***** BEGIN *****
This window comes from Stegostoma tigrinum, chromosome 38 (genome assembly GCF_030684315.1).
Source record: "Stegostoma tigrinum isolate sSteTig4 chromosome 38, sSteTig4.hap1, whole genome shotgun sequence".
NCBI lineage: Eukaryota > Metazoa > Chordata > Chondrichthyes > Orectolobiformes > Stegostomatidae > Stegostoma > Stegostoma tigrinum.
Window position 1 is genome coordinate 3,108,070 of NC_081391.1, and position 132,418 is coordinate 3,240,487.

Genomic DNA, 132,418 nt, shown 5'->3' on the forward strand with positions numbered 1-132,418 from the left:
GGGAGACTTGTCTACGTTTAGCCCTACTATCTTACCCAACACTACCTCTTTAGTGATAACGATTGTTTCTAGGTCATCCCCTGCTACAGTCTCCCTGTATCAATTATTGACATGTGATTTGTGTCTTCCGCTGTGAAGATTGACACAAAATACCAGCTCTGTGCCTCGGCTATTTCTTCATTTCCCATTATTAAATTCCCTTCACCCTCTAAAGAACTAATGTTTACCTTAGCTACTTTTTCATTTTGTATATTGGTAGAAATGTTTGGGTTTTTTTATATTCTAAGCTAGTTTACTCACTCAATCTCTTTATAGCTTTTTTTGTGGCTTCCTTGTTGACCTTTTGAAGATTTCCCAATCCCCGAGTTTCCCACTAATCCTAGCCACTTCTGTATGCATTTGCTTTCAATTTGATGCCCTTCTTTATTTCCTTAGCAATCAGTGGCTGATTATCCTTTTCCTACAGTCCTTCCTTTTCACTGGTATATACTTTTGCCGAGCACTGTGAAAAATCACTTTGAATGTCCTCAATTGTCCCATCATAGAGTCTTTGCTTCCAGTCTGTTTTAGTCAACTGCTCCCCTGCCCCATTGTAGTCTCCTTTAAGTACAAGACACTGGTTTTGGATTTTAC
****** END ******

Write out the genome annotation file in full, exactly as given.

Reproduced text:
This window comes from Stegostoma tigrinum, chromosome 38 (genome assembly GCF_030684315.1).
Source record: "Stegostoma tigrinum isolate sSteTig4 chromosome 38, sSteTig4.hap1, whole genome shotgun sequence".
NCBI lineage: Eukaryota > Metazoa > Chordata > Chondrichthyes > Orectolobiformes > Stegostomatidae > Stegostoma > Stegostoma tigrinum.
Window position 1 is genome coordinate 3,108,070 of NC_081391.1, and position 132,418 is coordinate 3,240,487.

Genomic DNA, 132,418 nt, shown 5'->3' on the forward strand with positions numbered 1-132,418 from the left:
GGGAGACTTGTCTACGTTTAGCCCTACTATCTTACCCAACACTACCTCTTTAGTGATAACGATTGTTTCTAGGTCATCCCCTGCTACAGTCTCCCTGTATCAATTATTGACATGTGATTTGTGTCTTCCGCTGTGAAGATTGACACAAAATACCAGCTCTGTGCCTCGGCTATTTCTTCATTTCCCATTATTAAATTCCCTTCACCCTCTAAAGAACTAATGTTTACCTTAGCTACTTTTTCATTTTGTATATTGGTAGAAATGTTTGGGTTTTTTTATATTCTAAGCTAGTTTACTCACTCAATCTCTTTATAGCTTTTTTTGTGGCTTCCTTGTTGACCTTTTGAAGATTTCCCAATCCCCGAGTTTCCCACTAATCCTAGCCACTTCTGTATGCATTTGCTTTCAATTTGATGCCCTTCTTTATTTCCTTAGCAATCAGTGGCTGATTATCCTTTTCCTACAGTCCTTCCTTTTCACTGGTATATACTTTTGCCGAGCACTGTGAAAAATCACTTTGAATGTCCTCAATTGTCCCATCATAGAGTCTTTGCTTCCAGTCTGTTTTAGTCAACTGCTCCCCTGCCCCATTGTAGTCTCCTTTAAGTACAAGACACTGGTTTTGGATTTTAC